Before writing this letter, I sat here at my desk staring out the window of my home office in the early morning hours, pondering my father’s questions and the choices I’ve made in my life up this point. It’s about 6 a.m. now and here I am typing away again, occasionally looking out the window to enjoy the sunrise. It’s an all too familiar view. My laptop sits in front of me, as well as a second screen to extend the desktop.

The steam from my coffee gently rises out of a mug that was given to me by one of my dearest and closest friends. There’s a quote on the mug from our favorite TV show which reads, “Never half ass two things. Whole ass one thing.” I take a sip and gaze out the window at the street, palm trees, and rocks. I’ve probably stared at this same picture more so than any other place. Not much has changed since the time I first looked out this window. The outside world seems pretty much the same; it is me who has undergone the most change.

I sat in this very location when I was a high school student, doing homework late at night and eventually filling out college applications. I sat here as a college student, writing papers at the last minute and playing World of Warcraft instead of reading. I sat here as a new college graduate, searching for jobs and wondering how I was going to pay my bills during the recession. Again, I found myself before this window as a law student, reading at 3 a.m. in a state of panic for fear that I would get called on in my 8 a.m. class.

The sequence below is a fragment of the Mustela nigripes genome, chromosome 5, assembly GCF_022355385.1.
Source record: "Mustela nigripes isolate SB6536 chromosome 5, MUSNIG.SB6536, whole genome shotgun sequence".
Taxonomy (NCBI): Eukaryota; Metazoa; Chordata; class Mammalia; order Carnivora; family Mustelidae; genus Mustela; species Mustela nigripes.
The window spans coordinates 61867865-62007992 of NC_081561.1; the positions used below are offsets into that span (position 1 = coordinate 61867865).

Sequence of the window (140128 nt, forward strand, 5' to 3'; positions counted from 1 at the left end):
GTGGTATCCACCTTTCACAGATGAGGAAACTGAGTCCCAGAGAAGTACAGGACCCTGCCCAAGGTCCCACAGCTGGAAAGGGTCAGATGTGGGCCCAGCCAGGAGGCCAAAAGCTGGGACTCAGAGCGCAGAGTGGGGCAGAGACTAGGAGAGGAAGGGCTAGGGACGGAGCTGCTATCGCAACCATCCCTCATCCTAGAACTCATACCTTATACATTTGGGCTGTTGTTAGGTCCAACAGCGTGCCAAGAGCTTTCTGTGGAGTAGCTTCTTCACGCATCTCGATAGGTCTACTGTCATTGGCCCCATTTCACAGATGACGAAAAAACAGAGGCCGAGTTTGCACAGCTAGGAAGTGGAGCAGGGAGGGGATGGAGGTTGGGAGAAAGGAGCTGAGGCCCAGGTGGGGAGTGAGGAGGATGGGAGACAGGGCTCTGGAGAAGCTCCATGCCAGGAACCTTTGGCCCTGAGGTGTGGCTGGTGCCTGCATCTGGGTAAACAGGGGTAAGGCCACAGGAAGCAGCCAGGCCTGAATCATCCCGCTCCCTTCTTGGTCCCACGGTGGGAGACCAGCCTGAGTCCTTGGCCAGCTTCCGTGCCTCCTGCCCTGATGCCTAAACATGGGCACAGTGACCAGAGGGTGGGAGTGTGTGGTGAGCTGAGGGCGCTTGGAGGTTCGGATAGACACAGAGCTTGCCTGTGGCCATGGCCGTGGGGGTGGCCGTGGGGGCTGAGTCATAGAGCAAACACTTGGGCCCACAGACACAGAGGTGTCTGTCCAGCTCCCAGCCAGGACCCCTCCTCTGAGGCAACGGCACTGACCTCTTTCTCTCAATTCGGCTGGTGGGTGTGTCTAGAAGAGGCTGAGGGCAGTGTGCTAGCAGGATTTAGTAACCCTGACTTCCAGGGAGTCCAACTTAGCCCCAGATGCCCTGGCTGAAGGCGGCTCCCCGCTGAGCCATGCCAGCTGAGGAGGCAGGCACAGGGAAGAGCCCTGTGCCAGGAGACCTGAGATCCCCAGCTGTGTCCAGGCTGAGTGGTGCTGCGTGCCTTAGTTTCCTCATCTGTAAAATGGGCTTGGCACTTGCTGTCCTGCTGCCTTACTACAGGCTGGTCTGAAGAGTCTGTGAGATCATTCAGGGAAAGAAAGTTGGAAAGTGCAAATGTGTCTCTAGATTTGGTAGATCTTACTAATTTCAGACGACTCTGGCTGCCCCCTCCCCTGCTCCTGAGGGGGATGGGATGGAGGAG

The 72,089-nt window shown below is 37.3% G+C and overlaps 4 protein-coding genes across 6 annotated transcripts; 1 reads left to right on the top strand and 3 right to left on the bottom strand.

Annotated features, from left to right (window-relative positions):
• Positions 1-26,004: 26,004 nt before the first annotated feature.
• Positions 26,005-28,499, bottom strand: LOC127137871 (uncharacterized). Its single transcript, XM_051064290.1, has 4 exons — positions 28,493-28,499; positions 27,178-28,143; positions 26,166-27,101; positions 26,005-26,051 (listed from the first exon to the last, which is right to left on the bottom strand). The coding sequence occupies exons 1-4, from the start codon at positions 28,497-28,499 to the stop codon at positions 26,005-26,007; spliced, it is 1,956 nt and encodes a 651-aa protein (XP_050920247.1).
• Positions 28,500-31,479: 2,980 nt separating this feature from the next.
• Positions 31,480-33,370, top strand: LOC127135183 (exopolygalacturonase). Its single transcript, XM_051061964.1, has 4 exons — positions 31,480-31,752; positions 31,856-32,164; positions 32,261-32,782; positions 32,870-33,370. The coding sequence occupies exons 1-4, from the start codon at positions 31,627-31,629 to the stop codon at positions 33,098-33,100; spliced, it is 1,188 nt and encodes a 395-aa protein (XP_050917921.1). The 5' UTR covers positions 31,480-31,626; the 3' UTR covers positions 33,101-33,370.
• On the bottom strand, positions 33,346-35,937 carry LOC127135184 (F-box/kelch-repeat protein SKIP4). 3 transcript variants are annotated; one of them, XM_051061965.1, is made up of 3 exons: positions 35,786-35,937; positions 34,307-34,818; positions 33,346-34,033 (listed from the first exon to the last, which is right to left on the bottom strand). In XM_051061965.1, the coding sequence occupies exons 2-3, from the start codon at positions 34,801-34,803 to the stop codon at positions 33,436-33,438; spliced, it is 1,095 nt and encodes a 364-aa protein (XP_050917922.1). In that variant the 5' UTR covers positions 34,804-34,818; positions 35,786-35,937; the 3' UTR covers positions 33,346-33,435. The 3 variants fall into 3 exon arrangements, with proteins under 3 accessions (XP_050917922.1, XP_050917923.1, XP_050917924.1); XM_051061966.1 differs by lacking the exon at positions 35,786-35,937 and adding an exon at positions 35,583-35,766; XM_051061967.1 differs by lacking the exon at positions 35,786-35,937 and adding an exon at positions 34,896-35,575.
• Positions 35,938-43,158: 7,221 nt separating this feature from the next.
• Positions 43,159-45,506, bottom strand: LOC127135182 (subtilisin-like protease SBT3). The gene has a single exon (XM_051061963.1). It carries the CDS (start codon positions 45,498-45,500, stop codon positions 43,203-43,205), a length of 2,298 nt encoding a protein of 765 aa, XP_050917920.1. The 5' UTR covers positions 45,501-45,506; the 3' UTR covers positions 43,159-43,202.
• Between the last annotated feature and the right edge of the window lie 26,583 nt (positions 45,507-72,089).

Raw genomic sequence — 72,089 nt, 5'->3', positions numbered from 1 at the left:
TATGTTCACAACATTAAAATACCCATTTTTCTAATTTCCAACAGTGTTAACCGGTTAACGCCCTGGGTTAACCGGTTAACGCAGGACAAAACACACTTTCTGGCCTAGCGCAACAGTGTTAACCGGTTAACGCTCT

I sat here for months studying for bar exams. I sat here when I heard the news that one of my best friends passed away. This was my seat when I noticed my name was not on the bar exam pass list and the same seat when I received an email telling me when I could get sworn in to the state bar association. I sat here during times of excitement and wonder, and also times of sadness. Too many times, I gazed out this window thinking about life and why I choose to do what I’m doing now, asking myself if I made the right decision and went down the right path in life.

Now I find myself here again, this time reaching out to those like-minded individuals, the Native students of Indian Country, hoping that you share similar feelings, thoughts, and experiences as me. Perhaps, you’re like me and stop to occasionally ask yourself: where do I go from here? If so, then take some time to listen to me, but don’t listen to me as you would a teacher. Listen to me as you would a peer or an equal.

I like to write, always have. My friends say I have a way of moving people with my words. I’m not sure how I developed that skill, talent, or ability. I was always the quiet kid who sat in the back of the class and stood in the back of lines. I didn’t like confrontation, and the idea of talking to people would literally scare me into a panic attack. My answers were usually limited to a few words or simply saying “yes” and “no.”